We started building a pot rack in MARCH! Took a few measurements, bought the supplies in April, started with the hole drilling, and there it sat waiting to be painted all summer long. Finally I got around to it the other day. So here's my step-by-step tutorial.
Step 1: Take measurements. Decide where you want the thing to hang. Make sure it won't be hanging where anyone is likely to bang their head, nor block line of sight in the middle of a social common area. Remember that you need to measure this including the actual pots that will be hanging down! And also that it will require you to hang into joists. Now is not the time to be counting on the stability of drywall anchors.
Step 2: Purchase ingredients (are they called ingredients when it's DIY and not a recipe? I swear I'm responsible, please don't confiscate my power drill!). You will need:
- A wooden board. Here we are using a "2x2" that is 1.25 inches square. Yes, it drives me insane too. It was purchased as an 8 foot long board, cut in half.
- Hooks! As many as you need, given appropriate spacing for the pots you want to hang. Be sure the hooks will support the pots/pans without bending, and will fit through all the holes. This project has 9 hooks.
- 2 Eye bolts: Get the ones with nuts on the end, and make sure it will go completely through the wood with room to put the nut on. Our are rated for 120 lbs each.
- 2 Ceiling hooks: Get the sturdiest ones you can find or that are reasonable. Ours are rated for 60 lbs each.
- 2 S-hooks: For connecting the chain to the eye bolts. Make sure it will fit both of these holes.
- 2 lengths of Chain: Make sure you can hook this over the ceiling hook. Get the length that you want to be between your pot rack and the ceiling when you hang. Remember you can shorten later if needbe. Get longer if you're afraid you may have measured too short. Ensure that the chain is rated at least to the weakest weight of the eye bolts and ceiling hooks. This will be a lighter-feeling weight than you think.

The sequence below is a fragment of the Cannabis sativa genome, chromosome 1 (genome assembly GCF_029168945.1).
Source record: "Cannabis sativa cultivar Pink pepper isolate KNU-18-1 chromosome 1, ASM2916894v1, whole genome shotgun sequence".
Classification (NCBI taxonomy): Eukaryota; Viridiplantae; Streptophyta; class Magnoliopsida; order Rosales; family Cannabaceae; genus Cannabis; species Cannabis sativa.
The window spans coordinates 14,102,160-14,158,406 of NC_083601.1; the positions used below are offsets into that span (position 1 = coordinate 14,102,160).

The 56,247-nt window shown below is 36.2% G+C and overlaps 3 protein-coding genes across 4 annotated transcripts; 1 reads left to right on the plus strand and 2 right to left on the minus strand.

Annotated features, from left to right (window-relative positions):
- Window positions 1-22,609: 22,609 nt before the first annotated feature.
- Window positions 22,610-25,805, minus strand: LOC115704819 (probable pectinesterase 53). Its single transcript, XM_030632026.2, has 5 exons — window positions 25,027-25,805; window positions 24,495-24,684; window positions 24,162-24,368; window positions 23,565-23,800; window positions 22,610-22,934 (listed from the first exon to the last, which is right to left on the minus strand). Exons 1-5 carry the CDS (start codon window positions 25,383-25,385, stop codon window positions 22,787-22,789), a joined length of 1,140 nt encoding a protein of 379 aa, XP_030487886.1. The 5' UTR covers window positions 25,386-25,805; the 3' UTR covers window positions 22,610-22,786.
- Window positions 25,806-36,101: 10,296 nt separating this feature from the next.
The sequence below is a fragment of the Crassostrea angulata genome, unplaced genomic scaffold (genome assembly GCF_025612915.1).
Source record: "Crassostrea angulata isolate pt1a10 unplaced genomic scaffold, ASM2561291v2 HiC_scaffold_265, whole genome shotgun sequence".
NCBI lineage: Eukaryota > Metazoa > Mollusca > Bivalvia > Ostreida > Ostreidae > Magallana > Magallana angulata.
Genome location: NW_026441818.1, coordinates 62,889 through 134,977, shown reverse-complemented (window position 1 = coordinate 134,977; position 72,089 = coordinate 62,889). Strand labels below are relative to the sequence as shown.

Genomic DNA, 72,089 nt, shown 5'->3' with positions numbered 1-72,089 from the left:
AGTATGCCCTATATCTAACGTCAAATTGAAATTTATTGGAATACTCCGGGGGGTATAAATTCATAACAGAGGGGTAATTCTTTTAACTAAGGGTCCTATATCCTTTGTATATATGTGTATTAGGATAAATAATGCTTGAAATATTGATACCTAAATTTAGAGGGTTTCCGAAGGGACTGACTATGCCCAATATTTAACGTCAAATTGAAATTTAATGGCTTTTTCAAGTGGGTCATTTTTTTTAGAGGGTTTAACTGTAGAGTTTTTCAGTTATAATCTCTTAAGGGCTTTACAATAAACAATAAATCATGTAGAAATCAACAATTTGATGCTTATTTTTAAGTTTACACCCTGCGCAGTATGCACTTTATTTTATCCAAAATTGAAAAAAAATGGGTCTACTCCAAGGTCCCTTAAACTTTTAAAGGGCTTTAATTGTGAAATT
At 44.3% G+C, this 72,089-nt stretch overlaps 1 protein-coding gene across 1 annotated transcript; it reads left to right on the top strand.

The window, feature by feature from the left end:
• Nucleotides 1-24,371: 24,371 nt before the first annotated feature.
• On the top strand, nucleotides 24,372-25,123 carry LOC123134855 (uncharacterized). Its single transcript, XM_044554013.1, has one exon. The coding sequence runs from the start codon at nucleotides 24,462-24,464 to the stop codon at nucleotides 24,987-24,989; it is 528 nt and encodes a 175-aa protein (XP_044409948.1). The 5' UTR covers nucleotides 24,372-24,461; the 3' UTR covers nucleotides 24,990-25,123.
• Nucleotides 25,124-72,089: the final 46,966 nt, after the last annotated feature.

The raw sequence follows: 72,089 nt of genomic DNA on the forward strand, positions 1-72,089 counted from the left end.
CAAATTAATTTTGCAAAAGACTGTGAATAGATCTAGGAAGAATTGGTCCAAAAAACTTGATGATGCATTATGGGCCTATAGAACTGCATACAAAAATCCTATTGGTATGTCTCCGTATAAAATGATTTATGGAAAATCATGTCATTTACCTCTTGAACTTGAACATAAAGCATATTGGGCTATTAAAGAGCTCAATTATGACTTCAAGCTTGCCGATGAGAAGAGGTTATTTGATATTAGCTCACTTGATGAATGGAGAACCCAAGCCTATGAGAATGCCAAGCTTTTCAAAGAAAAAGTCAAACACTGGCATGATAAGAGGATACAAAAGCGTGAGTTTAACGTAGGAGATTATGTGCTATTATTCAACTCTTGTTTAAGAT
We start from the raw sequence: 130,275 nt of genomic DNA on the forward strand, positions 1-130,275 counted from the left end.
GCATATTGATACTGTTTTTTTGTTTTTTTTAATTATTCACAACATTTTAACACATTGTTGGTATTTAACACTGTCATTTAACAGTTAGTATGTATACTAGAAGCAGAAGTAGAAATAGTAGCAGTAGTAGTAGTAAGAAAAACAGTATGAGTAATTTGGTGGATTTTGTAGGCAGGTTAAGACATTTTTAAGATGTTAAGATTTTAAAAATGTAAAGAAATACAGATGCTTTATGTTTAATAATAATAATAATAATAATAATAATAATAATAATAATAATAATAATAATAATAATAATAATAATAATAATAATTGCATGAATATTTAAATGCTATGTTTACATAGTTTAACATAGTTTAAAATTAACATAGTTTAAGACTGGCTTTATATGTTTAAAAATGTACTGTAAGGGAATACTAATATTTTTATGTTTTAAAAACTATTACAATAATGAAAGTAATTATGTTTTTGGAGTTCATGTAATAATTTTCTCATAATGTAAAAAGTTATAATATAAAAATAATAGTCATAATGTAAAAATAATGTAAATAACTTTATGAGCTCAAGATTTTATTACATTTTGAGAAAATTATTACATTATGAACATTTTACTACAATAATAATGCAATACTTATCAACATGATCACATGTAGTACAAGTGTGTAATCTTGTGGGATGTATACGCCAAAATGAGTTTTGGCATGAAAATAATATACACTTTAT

- 5 hooks on one side
- 4 hooks evenly spaced between those on the opposite side
* Tip: Mark one side with eyebolt holes "UP" so you don't forget which direction you need to be offsetting your hook holes.
Pot hook holes:
Eye bolt holes:
Step 4.5: Wait 4 freaking months.
Step 5: Paint!
Now I'm going to describe to you the system to waiting the least amount of curing time between coats. I'm using latex paint, one of the mini pods from Ace hardware that covers a 4x4 area. Perfect for these kinds of projects! My internet research was confirmed by my mom, that the paint needs to cure 2-4 hours between coats. As I was painting outside and letting it cure in the sun on a hot day, I opted for 2 hours between coats. I think it could have cured longer between coats even in these conditions, so you may want to opt for closer to 4 hours. So assuming you're painting on newspaper-covered saw horses like me, you will need to:
- Sand all sides, and take the sharpness off the end corners.
- Wipe down with a cloth.
- Starting with UP facing, well, UP we are going to call that side B. Paint sides A, B and C (with side D being the one resting on the sawhorse), as well as the ends.
- Cure time! Wash your brush, let it dry.
- Remove stuck on newspaper, sand, wipe;
- Rotate so that side A is down (Clean cup! Everybody move one seat down), paint a second coat on the ends, sides B & C, and a first coat on D.
- Cure time! Wash your brush, let it dry.
- Remove stuck on newspaper, sand, wipe.
- Rotate so that side B is down (Clean cup! Move down!). But a second coat on sides D & A.
- Lean against the sawhorse on one of the dried ends, so that it doesn't get newspaper stuck to it again.
- Let cure 24-48 hours.
Step 7: Cover any kitchen stuff that may get dusty from flying drywall.
Step 9: We hang the chain between the sets of hooks, and voila! It is installed! Like so:
And you can see that the door opens fully when no pots are in the way, so that should be fine.
Pots and pot holders put away! This freed up an entire huge drawer in the kitchen, and gave us someplace to hang the wok which has been living in the garage for the last 5 months and driving me batty.
It has made the kitchen seem a little smaller when you're standing in it, because there is now definitive delineation between the kitchen and the nook. It's not horrible though!
It's kind of nice.
So that's the story of my $25 pot rack.
What have you been up to? Any projects hanging over your head that you have (or haven't) gotten finished? Any fun DIY stuff you've got going on?